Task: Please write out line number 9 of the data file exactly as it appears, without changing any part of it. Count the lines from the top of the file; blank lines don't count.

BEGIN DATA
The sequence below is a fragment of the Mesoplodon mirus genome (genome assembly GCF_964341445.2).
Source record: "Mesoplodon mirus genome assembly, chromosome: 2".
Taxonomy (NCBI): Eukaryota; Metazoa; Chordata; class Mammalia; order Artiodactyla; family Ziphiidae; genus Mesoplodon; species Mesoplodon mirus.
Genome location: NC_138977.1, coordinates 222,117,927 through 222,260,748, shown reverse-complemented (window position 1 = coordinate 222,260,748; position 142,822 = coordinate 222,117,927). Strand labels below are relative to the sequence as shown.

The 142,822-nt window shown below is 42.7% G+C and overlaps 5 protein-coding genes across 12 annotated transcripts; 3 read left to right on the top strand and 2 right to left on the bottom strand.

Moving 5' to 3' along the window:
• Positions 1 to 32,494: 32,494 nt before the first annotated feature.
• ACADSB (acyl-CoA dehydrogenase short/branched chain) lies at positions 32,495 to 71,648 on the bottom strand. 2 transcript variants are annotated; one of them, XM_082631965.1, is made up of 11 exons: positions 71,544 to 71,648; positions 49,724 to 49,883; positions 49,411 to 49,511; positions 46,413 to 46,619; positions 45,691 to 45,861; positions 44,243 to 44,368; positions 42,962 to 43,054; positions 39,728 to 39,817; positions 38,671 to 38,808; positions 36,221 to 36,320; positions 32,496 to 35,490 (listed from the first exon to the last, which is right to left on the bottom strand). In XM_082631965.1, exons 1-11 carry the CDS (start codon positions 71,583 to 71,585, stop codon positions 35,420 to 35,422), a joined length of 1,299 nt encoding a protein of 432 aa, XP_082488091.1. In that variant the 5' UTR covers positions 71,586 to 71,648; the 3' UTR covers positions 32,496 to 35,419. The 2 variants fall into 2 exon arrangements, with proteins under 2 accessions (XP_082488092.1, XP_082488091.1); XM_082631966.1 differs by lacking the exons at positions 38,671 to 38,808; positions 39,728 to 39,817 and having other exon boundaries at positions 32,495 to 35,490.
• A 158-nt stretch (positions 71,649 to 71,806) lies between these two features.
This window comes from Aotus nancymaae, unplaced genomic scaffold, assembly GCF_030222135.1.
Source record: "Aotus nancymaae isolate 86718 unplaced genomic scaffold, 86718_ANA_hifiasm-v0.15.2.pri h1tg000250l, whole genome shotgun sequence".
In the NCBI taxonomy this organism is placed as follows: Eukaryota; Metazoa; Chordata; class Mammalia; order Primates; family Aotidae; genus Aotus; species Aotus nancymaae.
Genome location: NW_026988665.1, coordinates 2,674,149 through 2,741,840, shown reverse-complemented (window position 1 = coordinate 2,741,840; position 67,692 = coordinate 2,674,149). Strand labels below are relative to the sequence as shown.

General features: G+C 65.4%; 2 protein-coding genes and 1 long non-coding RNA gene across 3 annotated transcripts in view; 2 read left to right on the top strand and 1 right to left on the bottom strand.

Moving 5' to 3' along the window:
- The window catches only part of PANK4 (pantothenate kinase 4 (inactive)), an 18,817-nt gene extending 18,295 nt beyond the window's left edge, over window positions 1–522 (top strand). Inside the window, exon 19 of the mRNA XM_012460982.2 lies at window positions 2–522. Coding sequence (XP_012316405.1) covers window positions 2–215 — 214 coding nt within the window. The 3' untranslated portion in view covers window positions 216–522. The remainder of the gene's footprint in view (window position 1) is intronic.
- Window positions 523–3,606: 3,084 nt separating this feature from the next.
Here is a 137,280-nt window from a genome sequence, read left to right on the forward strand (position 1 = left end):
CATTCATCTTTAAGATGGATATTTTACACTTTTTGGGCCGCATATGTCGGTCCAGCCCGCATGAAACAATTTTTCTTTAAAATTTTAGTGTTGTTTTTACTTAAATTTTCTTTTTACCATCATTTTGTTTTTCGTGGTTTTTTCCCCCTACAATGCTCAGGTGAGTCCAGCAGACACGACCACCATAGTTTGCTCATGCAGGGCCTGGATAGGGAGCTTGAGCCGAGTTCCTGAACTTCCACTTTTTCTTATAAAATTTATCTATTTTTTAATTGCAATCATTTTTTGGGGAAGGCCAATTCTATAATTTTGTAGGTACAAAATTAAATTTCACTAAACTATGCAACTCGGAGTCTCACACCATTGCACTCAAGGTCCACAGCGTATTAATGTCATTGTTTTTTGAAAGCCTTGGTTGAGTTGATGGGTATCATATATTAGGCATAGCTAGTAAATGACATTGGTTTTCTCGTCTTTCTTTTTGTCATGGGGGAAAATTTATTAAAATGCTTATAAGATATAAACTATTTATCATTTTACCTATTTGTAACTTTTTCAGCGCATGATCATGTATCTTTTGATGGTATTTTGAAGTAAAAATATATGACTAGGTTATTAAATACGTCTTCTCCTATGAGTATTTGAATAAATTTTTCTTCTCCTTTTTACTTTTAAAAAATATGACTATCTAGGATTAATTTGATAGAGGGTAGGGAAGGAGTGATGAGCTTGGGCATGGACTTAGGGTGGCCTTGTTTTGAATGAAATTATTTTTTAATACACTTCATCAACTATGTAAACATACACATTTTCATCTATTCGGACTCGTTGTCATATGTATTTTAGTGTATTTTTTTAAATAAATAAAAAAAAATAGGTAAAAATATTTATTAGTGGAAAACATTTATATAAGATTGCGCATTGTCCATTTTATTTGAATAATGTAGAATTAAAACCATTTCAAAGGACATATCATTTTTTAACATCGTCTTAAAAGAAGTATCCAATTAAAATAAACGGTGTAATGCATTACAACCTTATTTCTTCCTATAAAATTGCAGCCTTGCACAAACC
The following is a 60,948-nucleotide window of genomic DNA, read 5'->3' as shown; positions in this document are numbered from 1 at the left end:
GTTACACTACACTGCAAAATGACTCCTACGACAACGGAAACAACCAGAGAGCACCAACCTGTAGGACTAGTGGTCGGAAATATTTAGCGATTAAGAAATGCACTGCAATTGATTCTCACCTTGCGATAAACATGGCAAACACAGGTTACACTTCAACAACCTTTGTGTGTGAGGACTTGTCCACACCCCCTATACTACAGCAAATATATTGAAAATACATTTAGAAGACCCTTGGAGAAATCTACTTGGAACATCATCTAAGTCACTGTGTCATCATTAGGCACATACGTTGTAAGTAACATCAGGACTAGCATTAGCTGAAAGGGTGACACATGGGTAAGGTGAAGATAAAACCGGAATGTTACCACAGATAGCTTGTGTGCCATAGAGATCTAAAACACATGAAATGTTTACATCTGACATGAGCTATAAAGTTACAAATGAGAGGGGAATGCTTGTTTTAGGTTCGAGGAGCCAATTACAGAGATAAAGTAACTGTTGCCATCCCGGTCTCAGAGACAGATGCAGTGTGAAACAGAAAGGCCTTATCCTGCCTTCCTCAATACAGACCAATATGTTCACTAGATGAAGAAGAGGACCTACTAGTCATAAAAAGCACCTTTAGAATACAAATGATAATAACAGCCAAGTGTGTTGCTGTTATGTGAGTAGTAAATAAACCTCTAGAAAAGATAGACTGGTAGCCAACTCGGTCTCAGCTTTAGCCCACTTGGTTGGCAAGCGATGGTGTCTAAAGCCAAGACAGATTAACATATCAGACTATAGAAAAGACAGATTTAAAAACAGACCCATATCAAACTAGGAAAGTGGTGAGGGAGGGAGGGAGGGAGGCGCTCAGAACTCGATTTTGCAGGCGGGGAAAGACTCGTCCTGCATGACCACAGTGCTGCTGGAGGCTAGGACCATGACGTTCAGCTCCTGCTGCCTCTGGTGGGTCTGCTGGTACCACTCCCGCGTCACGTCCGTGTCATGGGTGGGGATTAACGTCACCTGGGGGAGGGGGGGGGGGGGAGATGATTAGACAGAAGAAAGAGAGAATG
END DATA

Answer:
• A 158-nt stretch (positions 71,649 to 71,806) lies between these two features.